A Seattle hearing examiner's ruling clears the way for construction to begin on the $400 million, 45-story project in the Denny Triangle.
A Seattle developer has won a fight against a powerful union to build the largest hotel north of San Francisco.
Officials at R.C. Hedreen Co. say a ruling this week by the city’s hearing examiner on an appeal filed by Unite Here Local 8 means they can finally begin construction on the $400 million, 45-story project on the Denny Triangle block between Stewart and Howell streets and Eighth and Ninth avenues.
“This has been a pretty bogus scenario from day one with the union using these delay tactics to force us to the table,” said David Thyer, president of Hedreen, on Thursday.
A representative for Local 8, which represents about 5,000 workers in the hospitality industry in Washington and Oregon, said it “will assess all the options” with its partner in the appeal, Alliance for a Livable Denny Triangle.
Hedreen’s project, known as 808 Howell St., is a 1,264-room hotel above a podium of meeting and retail space, covering three-quarters of the block. The Seattle Sheraton currently is the Pacific Northwest’s largest hotel, with 1,236 rooms.
After the city issued a master permit for the project last fall, Local 8 and the alliance appealed the planning department’s decision.
Attorney Peter Eglick, who represented the union and the alliance in the appeal, didn’t return calls seeking comment.
The appeal alleged the project didn’t provide adequate public benefits under the city’s land-use code and accused the planning department of “assuming the role of project advocate, apologist and process manipulator.”
In her decision, hearing examiner Sue Tanner wrote that opinions can differ on what is “a significant public benefit,” but the union and alliance failed to show the department director’s conclusions “are clearly erroneous.”
If demolition and excavation begin in a month, Thyer said, the hotel could open in early 2018. Sellen Construction is building the 45-story tower, which will anchor the corner of Eighth and Howell.
The convention hotel will meet record demand for rooms and generate convention business that Seattle can’t accommodate, said Chris Kraus, managing director of PKF Consulting USA, a subsidiary of CBRE. Last year’s downtown hotel occupancy rate was the highest in more than two decades, he said, and hotels are on track to set a record this year.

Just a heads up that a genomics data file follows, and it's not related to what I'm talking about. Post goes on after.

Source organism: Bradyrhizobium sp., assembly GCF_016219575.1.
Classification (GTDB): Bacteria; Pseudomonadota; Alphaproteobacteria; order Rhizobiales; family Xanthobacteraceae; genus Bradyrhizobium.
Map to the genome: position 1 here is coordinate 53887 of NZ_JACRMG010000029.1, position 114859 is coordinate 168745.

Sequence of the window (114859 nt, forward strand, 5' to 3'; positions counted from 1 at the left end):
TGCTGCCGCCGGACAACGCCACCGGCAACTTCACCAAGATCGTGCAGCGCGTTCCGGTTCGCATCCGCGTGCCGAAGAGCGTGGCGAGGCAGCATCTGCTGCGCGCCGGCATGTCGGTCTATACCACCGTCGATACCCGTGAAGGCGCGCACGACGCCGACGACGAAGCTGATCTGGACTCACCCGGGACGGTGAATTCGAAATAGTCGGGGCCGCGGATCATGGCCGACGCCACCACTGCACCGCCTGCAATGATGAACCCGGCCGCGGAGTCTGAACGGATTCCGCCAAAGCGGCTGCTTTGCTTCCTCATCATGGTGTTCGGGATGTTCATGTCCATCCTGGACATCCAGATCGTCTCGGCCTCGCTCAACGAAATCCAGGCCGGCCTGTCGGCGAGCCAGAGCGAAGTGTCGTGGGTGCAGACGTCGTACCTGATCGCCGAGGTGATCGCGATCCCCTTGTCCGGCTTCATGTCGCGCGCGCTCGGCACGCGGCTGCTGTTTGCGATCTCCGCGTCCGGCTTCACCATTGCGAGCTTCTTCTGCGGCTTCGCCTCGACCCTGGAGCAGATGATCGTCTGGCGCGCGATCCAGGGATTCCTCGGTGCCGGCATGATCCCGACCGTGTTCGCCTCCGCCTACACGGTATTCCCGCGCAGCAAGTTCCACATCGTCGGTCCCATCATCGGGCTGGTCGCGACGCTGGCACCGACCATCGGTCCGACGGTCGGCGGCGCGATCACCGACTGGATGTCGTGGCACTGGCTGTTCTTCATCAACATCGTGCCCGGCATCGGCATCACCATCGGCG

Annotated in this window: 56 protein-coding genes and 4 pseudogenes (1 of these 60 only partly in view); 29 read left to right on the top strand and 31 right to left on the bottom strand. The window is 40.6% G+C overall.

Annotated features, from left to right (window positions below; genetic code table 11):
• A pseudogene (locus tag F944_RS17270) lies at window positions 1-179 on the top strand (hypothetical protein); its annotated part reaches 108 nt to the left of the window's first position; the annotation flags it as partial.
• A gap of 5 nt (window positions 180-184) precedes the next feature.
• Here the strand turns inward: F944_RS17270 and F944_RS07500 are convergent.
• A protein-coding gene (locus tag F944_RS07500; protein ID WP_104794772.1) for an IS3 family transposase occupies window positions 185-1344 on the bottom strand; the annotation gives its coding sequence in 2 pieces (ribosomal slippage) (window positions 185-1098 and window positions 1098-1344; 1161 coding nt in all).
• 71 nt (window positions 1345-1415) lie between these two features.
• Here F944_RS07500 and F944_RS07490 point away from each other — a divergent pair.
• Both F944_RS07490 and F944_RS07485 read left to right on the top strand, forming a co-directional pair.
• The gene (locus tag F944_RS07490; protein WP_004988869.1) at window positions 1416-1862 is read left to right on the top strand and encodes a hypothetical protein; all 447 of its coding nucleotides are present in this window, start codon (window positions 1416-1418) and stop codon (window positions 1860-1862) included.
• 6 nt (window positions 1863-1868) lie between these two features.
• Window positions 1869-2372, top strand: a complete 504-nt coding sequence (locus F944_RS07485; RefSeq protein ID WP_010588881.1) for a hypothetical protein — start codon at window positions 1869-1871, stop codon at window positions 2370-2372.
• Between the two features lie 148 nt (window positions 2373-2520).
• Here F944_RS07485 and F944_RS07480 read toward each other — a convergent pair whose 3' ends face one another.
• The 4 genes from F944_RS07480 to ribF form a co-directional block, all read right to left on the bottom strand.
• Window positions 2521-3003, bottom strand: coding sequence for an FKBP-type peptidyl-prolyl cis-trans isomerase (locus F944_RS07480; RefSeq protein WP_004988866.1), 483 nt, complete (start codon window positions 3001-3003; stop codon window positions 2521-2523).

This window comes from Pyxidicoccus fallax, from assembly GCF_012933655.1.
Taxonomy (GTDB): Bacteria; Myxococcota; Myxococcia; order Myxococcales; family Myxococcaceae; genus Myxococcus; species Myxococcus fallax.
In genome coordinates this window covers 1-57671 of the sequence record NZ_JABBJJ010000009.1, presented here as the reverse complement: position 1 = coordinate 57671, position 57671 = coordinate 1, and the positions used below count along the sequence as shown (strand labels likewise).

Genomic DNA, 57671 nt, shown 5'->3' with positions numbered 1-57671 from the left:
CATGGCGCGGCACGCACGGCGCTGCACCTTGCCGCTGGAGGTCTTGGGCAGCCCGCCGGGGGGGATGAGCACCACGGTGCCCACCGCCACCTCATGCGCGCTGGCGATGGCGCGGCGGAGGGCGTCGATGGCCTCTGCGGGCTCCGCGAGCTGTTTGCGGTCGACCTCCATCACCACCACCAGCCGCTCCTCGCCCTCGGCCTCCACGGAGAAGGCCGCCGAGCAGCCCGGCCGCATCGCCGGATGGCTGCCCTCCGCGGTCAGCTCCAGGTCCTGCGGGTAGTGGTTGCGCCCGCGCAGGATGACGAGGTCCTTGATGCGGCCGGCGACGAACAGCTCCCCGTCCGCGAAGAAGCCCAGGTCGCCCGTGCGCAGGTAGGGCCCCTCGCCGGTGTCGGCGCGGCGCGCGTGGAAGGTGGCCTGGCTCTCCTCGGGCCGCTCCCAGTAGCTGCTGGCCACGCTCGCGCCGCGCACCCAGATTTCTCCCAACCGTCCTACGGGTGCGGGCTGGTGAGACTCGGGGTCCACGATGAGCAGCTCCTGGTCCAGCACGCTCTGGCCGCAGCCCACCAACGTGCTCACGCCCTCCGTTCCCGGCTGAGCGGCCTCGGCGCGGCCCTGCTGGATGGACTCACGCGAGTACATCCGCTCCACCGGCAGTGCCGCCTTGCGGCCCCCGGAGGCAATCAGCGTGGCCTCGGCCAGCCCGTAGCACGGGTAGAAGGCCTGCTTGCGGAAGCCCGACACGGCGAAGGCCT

“Seattle is one of the strongest markets on the West Coast,” Kraus said. “I think Seattle needs this hotel.”
In the battle over the new hotel, the union has pressured the developer to agree to a closed shop so the future 600 to 700 employees there would be required to join the union, Hedreen officials say.
“They would like us to do a deal with them, in which case they become our best friends overnight,” Thyer said. “In the meantime, we’ve had a three-year battle with them.”
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In the summer of 2013, the union called for the boycott of the Hyatt at Olive 8 and the Grand Hyatt Seattle, both owned by Hedreen. The union accused the firm of trying to stymie union-organizing efforts of housekeepers and other employees at the two hotels, a charge the company denies.
Local 8 helped lead the fight for a $15 minimum wage in Seattle and has been in protracted contract talks with the private firm that manages and owns the Space Needle on behalf of its workers. The union’s influence on City Council is palpable.
Hedreen couldn’t secure enough political support on City Council for granting it the L-shaped public alley that runs through the block.
“Our informal meetings with council members made it apparent to us we were not going to get a majority of council’s support without cutting some deal with the union, which we’ve resisted all along because we don’t think it’s right to sell our future employees’ rights down the river,” Thyer said.
Local 8 said it’s not to blame for Hedreen’s decision to walk away from the larger scale hotel proposal. The union said it does not oppose the city granting Hedreen an alley vacation “if the project is done in partnership with the community and creates a win-win situation for all stakeholders.”
Without the alley, Hedreen has shelved a full-block, 1,700-room hotel proposal that included affordable housing. As a result, the scaled down hotel will have smaller ballrooms — the largest ones will be two 19,000-square-foot ballrooms, instead of two 30,000-square-foot ballrooms.
Still, the hotel would have larger ballroom space than other convention hotels in downtown Seattle. In total, it will have about 105,000 square feet of meeting and ballroom space on five floors.
The tower’s underground parking will accommodate about 450 vehicles.
The southeast corner of Ninth and Howell, a surface parking lot, would remain undeveloped for now. Thyer said the developer could build a small hotel on that corner in the future.